One answer is to make cards in batches - while you're on a productive roll and enjoying the stuff you're playing with. For sure, this means you could carry a really lovely stock. But they're never quite what you want to send are they? A card from stock never quite refelects what you want to say or the personality of the recipient does it? And so you go into trying too hard mode again. Hate it.
I can safely say that Sissy Dunnit has recognised the in-your-head part of this problem and purged it. I know this for two reasons: she's very nearly a professional designer and is already brooding on an interior design commission, secondly, she has never smacked the face of her lecturer.

9 comments:

Lyn said...

I absolutely get the whole trying-too-hard syndrome. All power to your sissy's elbow - it's all too easy to lose sight of the Endgame.

stephanie said...

hi sissy, love that you blog so kindly about me... no have not yet smacked the lecturer in the face.....but reckon we all share the guilty feeling of absolutely wanting to do that. specially when you worked hours on 3 - 4 designs that she gives no more than 10 seconds too.. then declares.... hmmmmmmmm do something else. !! oh the joys of school now back to the skateboard design. !!!

stephanie said...

PS.......i can TOTALLY relate to the card dilemma. totally. i have a freind who is an AWESOME grahpic desginer and is SOOOO into SB. I practically SHAKE when i show her some of my stuff..... wer're all the same... its nuts. cos we're all amazing women.xx

Debsg said...

We're all guilty of trying too hard at times. Sometimes though we just don't like to be beaten!

CoventryAnn said...

I think you are right about getting on a roll with cards, i like to use up my scraps after making a LO if i have time as i am often 'in hte zone' as far as that particular paper/stash goes... but time is the greatest enemy... if my LO is done i feel i have to clear the table and do something productive (ie make the tea/tidy up etc) Not sure what the answer is :)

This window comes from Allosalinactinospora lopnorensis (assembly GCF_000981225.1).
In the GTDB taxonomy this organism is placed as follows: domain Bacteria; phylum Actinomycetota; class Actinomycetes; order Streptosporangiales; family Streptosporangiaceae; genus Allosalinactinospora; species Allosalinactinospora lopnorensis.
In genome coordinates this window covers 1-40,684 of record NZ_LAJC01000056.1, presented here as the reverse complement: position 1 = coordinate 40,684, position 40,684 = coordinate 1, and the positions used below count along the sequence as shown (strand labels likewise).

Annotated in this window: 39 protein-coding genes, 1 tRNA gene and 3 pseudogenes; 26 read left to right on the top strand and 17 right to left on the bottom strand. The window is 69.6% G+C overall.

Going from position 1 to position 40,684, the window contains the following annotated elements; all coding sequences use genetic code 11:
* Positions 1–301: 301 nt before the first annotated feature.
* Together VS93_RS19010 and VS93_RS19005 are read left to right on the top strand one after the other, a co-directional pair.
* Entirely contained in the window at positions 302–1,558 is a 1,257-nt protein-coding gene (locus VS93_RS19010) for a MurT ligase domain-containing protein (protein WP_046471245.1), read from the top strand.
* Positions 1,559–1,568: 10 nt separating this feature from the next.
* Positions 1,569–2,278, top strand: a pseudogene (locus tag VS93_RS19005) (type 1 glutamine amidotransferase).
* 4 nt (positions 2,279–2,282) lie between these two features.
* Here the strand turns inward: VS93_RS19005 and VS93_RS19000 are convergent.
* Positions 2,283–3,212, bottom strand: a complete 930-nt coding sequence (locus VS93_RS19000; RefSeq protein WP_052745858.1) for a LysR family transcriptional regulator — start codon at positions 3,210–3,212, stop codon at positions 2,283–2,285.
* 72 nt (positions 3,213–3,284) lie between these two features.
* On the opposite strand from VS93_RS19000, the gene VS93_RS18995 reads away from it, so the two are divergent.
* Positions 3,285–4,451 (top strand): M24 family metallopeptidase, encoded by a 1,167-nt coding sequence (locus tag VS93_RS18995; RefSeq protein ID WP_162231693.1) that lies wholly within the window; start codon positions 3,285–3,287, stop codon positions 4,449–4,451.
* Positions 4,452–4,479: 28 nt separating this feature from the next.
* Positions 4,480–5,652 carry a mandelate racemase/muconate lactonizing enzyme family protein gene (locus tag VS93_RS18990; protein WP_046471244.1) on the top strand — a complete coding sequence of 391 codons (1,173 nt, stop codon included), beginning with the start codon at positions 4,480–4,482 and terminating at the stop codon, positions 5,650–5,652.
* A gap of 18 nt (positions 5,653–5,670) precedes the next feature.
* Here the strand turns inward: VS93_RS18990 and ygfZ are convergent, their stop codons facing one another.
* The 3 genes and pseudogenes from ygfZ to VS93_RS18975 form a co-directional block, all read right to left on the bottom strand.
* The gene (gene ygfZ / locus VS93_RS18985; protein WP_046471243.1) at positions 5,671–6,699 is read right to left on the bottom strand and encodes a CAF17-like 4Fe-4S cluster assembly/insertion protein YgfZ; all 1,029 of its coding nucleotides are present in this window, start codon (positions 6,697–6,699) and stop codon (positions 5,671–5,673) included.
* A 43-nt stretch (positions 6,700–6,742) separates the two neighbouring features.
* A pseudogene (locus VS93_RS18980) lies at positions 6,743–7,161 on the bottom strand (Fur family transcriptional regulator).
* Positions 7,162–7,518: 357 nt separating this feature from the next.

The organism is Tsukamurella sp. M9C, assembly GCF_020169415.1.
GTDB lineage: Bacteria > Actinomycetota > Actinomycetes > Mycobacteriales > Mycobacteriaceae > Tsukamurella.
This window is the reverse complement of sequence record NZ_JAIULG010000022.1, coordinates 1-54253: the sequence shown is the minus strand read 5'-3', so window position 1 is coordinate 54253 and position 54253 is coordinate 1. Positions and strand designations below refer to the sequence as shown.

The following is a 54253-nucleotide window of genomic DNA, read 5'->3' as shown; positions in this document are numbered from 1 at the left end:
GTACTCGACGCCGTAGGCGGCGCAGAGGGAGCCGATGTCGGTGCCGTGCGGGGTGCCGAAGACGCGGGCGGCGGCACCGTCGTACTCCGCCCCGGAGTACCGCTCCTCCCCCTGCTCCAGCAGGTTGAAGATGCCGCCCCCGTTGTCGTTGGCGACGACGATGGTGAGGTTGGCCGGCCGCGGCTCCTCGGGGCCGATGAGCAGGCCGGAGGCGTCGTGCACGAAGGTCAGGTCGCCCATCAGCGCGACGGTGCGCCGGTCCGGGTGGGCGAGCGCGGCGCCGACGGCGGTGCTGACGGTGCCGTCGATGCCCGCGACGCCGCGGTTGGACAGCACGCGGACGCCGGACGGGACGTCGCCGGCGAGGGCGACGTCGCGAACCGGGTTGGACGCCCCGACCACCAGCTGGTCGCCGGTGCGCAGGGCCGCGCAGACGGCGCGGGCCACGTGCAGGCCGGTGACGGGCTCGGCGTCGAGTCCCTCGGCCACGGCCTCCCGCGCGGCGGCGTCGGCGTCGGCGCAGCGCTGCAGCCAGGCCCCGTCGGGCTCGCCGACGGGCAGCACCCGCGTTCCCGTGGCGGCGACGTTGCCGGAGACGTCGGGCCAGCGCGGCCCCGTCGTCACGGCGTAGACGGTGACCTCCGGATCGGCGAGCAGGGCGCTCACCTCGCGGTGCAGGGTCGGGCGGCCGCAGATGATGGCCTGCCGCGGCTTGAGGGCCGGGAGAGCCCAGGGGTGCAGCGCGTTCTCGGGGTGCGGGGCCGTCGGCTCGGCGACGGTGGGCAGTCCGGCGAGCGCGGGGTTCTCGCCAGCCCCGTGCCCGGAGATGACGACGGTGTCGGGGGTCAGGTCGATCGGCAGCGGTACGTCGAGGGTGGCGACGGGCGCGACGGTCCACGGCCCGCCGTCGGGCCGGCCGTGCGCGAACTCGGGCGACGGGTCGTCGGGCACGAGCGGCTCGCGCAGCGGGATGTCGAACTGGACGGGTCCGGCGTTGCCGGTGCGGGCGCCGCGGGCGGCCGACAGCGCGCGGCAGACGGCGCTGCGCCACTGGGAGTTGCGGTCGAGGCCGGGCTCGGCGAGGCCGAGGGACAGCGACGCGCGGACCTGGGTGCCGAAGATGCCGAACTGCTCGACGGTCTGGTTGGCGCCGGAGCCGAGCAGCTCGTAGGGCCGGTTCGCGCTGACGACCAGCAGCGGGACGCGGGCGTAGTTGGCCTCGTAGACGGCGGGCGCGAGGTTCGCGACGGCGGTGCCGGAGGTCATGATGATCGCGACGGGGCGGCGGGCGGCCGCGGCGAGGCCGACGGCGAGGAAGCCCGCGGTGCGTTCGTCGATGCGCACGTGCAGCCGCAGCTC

Ayesha said...

i think we all try too hard at times even me and now that i just sit back and take it one bit at i time i dont feel as defeated xxx

Angie said...

I think that it all boils down to caring. We stress about a card or a lesson etc because we want it all to be the best we can offer to the recipient ... because we care about the person and what they will think of us. xx

my5bratz said...

hit the nail on the head yet again my wise and not so old friend...

and as to the rain...it bucketed down yesterday enough to delay the Anzac Day March (ds is in Army Cadets)..the skies cleared long enough for the parade and service, tho the kids both got wet so we dashed straight home for a hot bath...Tori just can NOT avoid a good puddle..lol

Annie said...

Angie put it beautifully. It's because you care about the person you are giving it to, you get caught up on it being perfect for them and then can never live up to your own expectations. You sister sounds very talented.